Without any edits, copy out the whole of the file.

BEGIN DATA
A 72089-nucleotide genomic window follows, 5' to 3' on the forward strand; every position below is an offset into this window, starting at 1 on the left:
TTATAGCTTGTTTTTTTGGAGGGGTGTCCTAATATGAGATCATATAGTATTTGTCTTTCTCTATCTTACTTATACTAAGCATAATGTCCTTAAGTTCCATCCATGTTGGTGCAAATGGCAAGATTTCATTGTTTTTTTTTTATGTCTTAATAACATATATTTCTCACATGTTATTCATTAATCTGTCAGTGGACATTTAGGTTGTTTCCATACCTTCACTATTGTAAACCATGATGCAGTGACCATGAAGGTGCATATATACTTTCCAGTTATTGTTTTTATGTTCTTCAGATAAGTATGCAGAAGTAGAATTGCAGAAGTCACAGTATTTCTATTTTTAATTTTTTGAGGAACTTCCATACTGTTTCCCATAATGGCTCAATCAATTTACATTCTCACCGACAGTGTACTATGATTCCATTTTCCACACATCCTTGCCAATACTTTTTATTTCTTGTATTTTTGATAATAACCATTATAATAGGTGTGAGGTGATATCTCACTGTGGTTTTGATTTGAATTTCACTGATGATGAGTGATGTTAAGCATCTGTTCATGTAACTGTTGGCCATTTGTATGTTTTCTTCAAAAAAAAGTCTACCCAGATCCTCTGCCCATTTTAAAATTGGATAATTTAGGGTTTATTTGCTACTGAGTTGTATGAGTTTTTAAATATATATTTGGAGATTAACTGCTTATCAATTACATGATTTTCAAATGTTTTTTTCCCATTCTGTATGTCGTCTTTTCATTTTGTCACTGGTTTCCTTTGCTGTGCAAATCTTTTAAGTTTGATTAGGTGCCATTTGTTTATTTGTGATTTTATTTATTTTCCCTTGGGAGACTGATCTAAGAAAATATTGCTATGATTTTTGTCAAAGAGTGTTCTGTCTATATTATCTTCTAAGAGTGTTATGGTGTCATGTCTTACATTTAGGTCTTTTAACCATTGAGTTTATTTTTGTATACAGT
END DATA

A 72089-nucleotide genomic window follows, 5' to 3' on the forward strand; every position below is an offset into this window, starting at 1 on the left:
TTATAGCTTGTTTTTTTGGAGGGGTGTCCTAATATGAGATCATATAGTATTTGTCTTTCTCTATCTTACTTATACTAAGCATAATGTCCTTAAGTTCCATCCATGTTGGTGCAAATGGCAAGATTTCATTGTTTTTTTTTTATGTCTTAATAACATATATTTCTCACATGTTATTCATTAATCTGTCAGTGGACATTTAGGTTGTTTCCATACCTTCACTATTGTAAACCATGATGCAGTGACCATGAAGGTGCATATATACTTTCCAGTTATTGTTTTTATGTTCTTCAGATAAGTATGCAGAAGTAGAATTGCAGAAGTCACAGTATTTCTATTTTTAATTTTTTGAGGAACTTCCATACTGTTTCCCATAATGGCTCAATCAATTTACATTCTCACCGACAGTGTACTATGATTCCATTTTCCACACATCCTTGCCAATACTTTTTATTTCTTGTATTTTTGATAATAACCATTATAATAGGTGTGAGGTGATATCTCACTGTGGTTTTGATTTGAATTTCACTGATGATGAGTGATGTTAAGCATCTGTTCATGTAACTGTTGGCCATTTGTATGTTTTCTTCAAAAAAAAGTCTACCCAGATCCTCTGCCCATTTTAAAATTGGATAATTTAGGGTTTATTTGCTACTGAGTTGTATGAGTTTTTAAATATATATTTGGAGATTAACTGCTTATCAATTACATGATTTTCAAATGTTTTTTTCCCATTCTGTATGTCGTCTTTTCATTTTGTCACTGGTTTCCTTTGCTGTGCAAATCTTTTAAGTTTGATTAGGTGCCATTTGTTTATTTGTGATTTTATTTATTTTCCCTTGGGAGACTGATCTAAGAAAATATTGCTATGATTTTTGTCAAAGAGTGTTCTGTCTATATTATCTTCTAAGAGTGTTATGGTGTCATGTCTTACATTTAGGTCTTTTAACCATTGAGTTTATTTTTGTATACAGT